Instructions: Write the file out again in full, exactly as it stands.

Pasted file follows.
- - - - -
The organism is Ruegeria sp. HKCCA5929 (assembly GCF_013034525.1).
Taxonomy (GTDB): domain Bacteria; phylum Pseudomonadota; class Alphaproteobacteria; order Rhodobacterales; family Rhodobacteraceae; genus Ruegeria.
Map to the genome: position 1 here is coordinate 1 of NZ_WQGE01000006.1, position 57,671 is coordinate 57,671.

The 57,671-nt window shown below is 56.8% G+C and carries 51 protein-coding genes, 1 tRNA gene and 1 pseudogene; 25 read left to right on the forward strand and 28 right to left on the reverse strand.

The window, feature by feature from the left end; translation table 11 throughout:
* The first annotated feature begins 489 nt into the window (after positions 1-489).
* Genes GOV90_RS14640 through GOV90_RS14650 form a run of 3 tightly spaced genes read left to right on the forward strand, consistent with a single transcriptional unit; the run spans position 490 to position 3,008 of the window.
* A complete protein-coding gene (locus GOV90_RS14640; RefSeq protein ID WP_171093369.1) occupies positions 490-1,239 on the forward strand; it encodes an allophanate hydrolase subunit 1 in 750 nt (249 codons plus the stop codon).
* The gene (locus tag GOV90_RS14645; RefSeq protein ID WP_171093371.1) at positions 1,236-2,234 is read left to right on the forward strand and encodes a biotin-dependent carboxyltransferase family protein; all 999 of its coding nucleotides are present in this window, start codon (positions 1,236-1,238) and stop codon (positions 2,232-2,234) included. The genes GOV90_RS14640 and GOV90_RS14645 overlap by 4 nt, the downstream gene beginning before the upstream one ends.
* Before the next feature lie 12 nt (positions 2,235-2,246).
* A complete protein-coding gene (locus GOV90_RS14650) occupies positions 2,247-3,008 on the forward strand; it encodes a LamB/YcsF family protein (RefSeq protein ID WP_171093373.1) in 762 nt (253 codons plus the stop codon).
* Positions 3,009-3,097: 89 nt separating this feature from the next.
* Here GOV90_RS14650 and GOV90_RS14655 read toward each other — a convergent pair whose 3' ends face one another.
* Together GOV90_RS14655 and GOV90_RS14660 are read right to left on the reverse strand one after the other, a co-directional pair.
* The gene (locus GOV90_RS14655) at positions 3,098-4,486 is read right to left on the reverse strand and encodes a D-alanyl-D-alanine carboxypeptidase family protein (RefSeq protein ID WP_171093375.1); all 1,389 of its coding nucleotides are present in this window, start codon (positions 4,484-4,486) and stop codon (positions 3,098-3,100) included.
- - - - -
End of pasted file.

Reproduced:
The organism is Ruegeria sp. HKCCA5929 (assembly GCF_013034525.1).
Taxonomy (GTDB): domain Bacteria; phylum Pseudomonadota; class Alphaproteobacteria; order Rhodobacterales; family Rhodobacteraceae; genus Ruegeria.
Map to the genome: position 1 here is coordinate 1 of NZ_WQGE01000006.1, position 57,671 is coordinate 57,671.

The 57,671-nt window shown below is 56.8% G+C and carries 51 protein-coding genes, 1 tRNA gene and 1 pseudogene; 25 read left to right on the forward strand and 28 right to left on the reverse strand.

The window, feature by feature from the left end; translation table 11 throughout:
* The first annotated feature begins 489 nt into the window (after positions 1-489).
* Genes GOV90_RS14640 through GOV90_RS14650 form a run of 3 tightly spaced genes read left to right on the forward strand, consistent with a single transcriptional unit; the run spans position 490 to position 3,008 of the window.
* A complete protein-coding gene (locus GOV90_RS14640; RefSeq protein ID WP_171093369.1) occupies positions 490-1,239 on the forward strand; it encodes an allophanate hydrolase subunit 1 in 750 nt (249 codons plus the stop codon).
* The gene (locus tag GOV90_RS14645; RefSeq protein ID WP_171093371.1) at positions 1,236-2,234 is read left to right on the forward strand and encodes a biotin-dependent carboxyltransferase family protein; all 999 of its coding nucleotides are present in this window, start codon (positions 1,236-1,238) and stop codon (positions 2,232-2,234) included. The genes GOV90_RS14640 and GOV90_RS14645 overlap by 4 nt, the downstream gene beginning before the upstream one ends.
* Before the next feature lie 12 nt (positions 2,235-2,246).
* A complete protein-coding gene (locus GOV90_RS14650) occupies positions 2,247-3,008 on the forward strand; it encodes a LamB/YcsF family protein (RefSeq protein ID WP_171093373.1) in 762 nt (253 codons plus the stop codon).
* Positions 3,009-3,097: 89 nt separating this feature from the next.
* Here GOV90_RS14650 and GOV90_RS14655 read toward each other — a convergent pair whose 3' ends face one another.
* Together GOV90_RS14655 and GOV90_RS14660 are read right to left on the reverse strand one after the other, a co-directional pair.
* The gene (locus GOV90_RS14655) at positions 3,098-4,486 is read right to left on the reverse strand and encodes a D-alanyl-D-alanine carboxypeptidase family protein (RefSeq protein ID WP_171093375.1); all 1,389 of its coding nucleotides are present in this window, start codon (positions 4,484-4,486) and stop codon (positions 3,098-3,100) included.